MUSIC FOR TWELVE: Steve Reich’s Double Sextet began the week by copping the 2009 Music Pulitzer, and began this next week by proving to a local audience – in a Colburn School Chamber Music Society program at the Zipper Auditorium — that it deserved the award, every teeming, pulsating note. This is music that sweeps you up; its sound spectrum is grand and irresistible. You hear it the way you hear the “Eroica,” as unfolding melodic material pushing forward from idea to idea. It is a different kind of surging music from Steve’s “You Are” Variations (which is also wonderful) and it holds you in a different way from the hypnosis exerted by Music for Eighteen. I love all this music, and I could not choose among a single one of them. I left Zipper Sunday afternoon totally exhilarated. I didn’t want to wait around for the q&a (Steve wasn’t there); I think I would have been jealous to share this truly profound experience.
Sunday’s performance was by eighth blackbird, the performance co-op that has pretty much taken over this year’s Ojai Festval (June 11-14); students from Colburn filled in the other parts – a handsome group, if I may say so. (As with others of Reich’s “double” works, the Sextet can be performed entirely live or half-and-half with a recording; kindly accept my vote herewith for a live version at Ojai.)
This was the last of an excellent series of Sunday afternoon chamber concerts at Zipper, nicely organized by Colburn, free to the public and mostly jam-packed. In previous weeks we’ve had visits from the fine old Israeli pianist Menahem Pressler, performing Schubert’s “Trout” Quintet (heaven!) with Colburn faculty, and the Calder Quartet in a sublime program of Mozart K 516 and the First “Rasumovsky.” (Life can’t get much better than that!) Today’s program was an Ojai “sneak preview,” with Lucy Shelton and the blackbird in Schoenberg’s Pierrot Lunaire and a kicky new piece by Stephen Hartke that you’ll have to come to Ojai to hear. The Steve Reich Double Sextet plays at Ojai on June 14, leading off a “marathon” concert that brings the Festival to a close.
It has been three years since the misguided management at LACMA dropped any serious involvement with serious music, and it felt strange being back in the Bing Theater last Monday night. Nobody at LACMA seems to promote their few concerts, but the Calder Quartet’s New York management reached out from afar to lure me to an interesting new-music program. The crowd was sparse; you could have played basketball in the empty seats, and a certain Mitch Glickman, listed as “Director of Music Programs,” showed no idea in his intro as to who the Calders were or what the program. Some connection to an Austrian Constructivist exhibition at the museum could be traced in a quartet by the expressionist Beat Furrer, and no excuse need ever be advanced for the Five Movements by Anton Webern (which the Calders performed exquisitely). Music by Ryan Carter and good-ol’-boy Christopher Rouse, filled out the evening, safely and uneventfully.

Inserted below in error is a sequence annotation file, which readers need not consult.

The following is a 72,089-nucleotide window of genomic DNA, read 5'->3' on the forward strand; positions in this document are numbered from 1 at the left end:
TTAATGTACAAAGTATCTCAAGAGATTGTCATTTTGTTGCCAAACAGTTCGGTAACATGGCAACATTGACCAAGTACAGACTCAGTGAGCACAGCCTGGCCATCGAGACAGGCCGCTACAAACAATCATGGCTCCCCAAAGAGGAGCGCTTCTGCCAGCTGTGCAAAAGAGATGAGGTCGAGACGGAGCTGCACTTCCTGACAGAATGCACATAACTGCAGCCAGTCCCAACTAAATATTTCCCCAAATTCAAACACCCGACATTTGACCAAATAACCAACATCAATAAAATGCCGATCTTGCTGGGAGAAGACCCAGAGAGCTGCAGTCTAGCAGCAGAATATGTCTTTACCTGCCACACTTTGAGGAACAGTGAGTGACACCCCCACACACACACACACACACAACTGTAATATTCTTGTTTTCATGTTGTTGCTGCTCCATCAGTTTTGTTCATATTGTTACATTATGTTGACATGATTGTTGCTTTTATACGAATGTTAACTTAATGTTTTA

November 26, 1933: at a concert of the Orchestre Symphonique de Paris, Maurice Abravanel leads a suite of Kurt Weill songs, sung by Madeleine Grey. Suddenly there is a demonstration: “Vive Hitler!!” screams a gathering, led by the composer Florent Schmitt. “Why bring in inferior Jewish composers from Germany, when we have enough of our own?” In fairness to the composer of La tragédie de Salomé, the work of Florent Schmitt that the excellent Lionel Bringuier led with the Philharmonic last weekend, his political idol was still painting houses when that tone poem saw the light of day. Just thought you might like to know.
The tragedy of this particular Salome, following a poem by Robert d’Humières, befalls only John the Baptist, and not the slithery love-goddess. Herod has him decapitated, whereupon Salomé tosses the head into the sea, whereupon it resurfaces and engages in a “Dance of Fear.” The Schmitt ballet score teems with high-class hootchy-kootch, which apparently caught the ear of Igor Stravinsky for a while. Following the lurid travelogues of the Lalo Symphonie Espagnole – and the comparable hootchy-kootch of the violin soloist engaged to further the evening’s entertainment – I found Monsieur Schmitt’s music decidedly tame.
The excellent young (23) Bringuier now has the run of the house. His two years as Assistant Conductor (leading to a third as Associate) have been a splendid success, and invitations to further his career have poured in nicely. Credit here befalls Ernest Fleischmann, now incapacitated in a wheelchair but still the vital mind behind the great Los Angeles tradition of discovery and support of conducting talent. In our last conversations, Esa-Pekka took every care to emphasize this important phase in our musical history. So must we all.